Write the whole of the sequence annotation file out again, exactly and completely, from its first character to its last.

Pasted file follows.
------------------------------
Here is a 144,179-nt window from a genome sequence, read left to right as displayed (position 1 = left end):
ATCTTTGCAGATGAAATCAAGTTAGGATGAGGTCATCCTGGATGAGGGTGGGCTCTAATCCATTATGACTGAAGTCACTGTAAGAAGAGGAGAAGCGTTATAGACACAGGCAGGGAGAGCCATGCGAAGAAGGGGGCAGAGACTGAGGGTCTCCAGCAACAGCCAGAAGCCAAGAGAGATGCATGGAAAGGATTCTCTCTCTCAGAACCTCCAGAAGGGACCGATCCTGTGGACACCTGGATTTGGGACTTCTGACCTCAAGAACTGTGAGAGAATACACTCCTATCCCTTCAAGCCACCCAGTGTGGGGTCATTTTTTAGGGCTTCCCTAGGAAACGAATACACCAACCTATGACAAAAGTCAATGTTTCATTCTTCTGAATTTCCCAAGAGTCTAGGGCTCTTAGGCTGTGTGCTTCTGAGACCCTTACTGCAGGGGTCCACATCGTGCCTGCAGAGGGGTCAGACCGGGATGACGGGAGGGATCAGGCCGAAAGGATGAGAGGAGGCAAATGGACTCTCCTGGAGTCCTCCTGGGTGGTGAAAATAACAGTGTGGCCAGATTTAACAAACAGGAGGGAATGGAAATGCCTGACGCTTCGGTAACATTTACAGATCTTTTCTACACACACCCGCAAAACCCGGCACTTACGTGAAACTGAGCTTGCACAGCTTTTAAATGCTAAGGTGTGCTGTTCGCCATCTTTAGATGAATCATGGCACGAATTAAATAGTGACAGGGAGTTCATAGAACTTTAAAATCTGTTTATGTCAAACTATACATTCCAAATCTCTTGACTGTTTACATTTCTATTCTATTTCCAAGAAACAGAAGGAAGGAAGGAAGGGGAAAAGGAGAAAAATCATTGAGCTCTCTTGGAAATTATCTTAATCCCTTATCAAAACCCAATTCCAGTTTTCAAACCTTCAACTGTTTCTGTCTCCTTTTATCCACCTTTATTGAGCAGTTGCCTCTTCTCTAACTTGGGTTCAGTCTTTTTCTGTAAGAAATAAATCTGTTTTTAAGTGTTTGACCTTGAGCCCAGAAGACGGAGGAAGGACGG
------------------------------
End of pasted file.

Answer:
Here is a 144,179-nt window from a genome sequence, read left to right as displayed (position 1 = left end):
ATCTTTGCAGATGAAATCAAGTTAGGATGAGGTCATCCTGGATGAGGGTGGGCTCTAATCCATTATGACTGAAGTCACTGTAAGAAGAGGAGAAGCGTTATAGACACAGGCAGGGAGAGCCATGCGAAGAAGGGGGCAGAGACTGAGGGTCTCCAGCAACAGCCAGAAGCCAAGAGAGATGCATGGAAAGGATTCTCTCTCTCAGAACCTCCAGAAGGGACCGATCCTGTGGACACCTGGATTTGGGACTTCTGACCTCAAGAACTGTGAGAGAATACACTCCTATCCCTTCAAGCCACCCAGTGTGGGGTCATTTTTTAGGGCTTCCCTAGGAAACGAATACACCAACCTATGACAAAAGTCAATGTTTCATTCTTCTGAATTTCCCAAGAGTCTAGGGCTCTTAGGCTGTGTGCTTCTGAGACCCTTACTGCAGGGGTCCACATCGTGCCTGCAGAGGGGTCAGACCGGGATGACGGGAGGGATCAGGCCGAAAGGATGAGAGGAGGCAAATGGACTCTCCTGGAGTCCTCCTGGGTGGTGAAAATAACAGTGTGGCCAGATTTAACAAACAGGAGGGAATGGAAATGCCTGACGCTTCGGTAACATTTACAGATCTTTTCTACACACACCCGCAAAACCCGGCACTTACGTGAAACTGAGCTTGCACAGCTTTTAAATGCTAAGGTGTGCTGTTCGCCATCTTTAGATGAATCATGGCACGAATTAAATAGTGACAGGGAGTTCATAGAACTTTAAAATCTGTTTATGTCAAACTATACATTCCAAATCTCTTGACTGTTTACATTTCTATTCTATTTCCAAGAAACAGAAGGAAGGAAGGAAGGGGAAAAGGAGAAAAATCATTGAGCTCTCTTGGAAATTATCTTAATCCCTTATCAAAACCCAATTCCAGTTTTCAAACCTTCAACTGTTTCTGTCTCCTTTTATCCACCTTTATTGAGCAGTTGCCTCTTCTCTAACTTGGGTTCAGTCTTTTTCTGTAAGAAATAAATCTGTTTTTAAGTGTTTGACCTTGAGCCCAGAAGACGGAGGAAGGACGG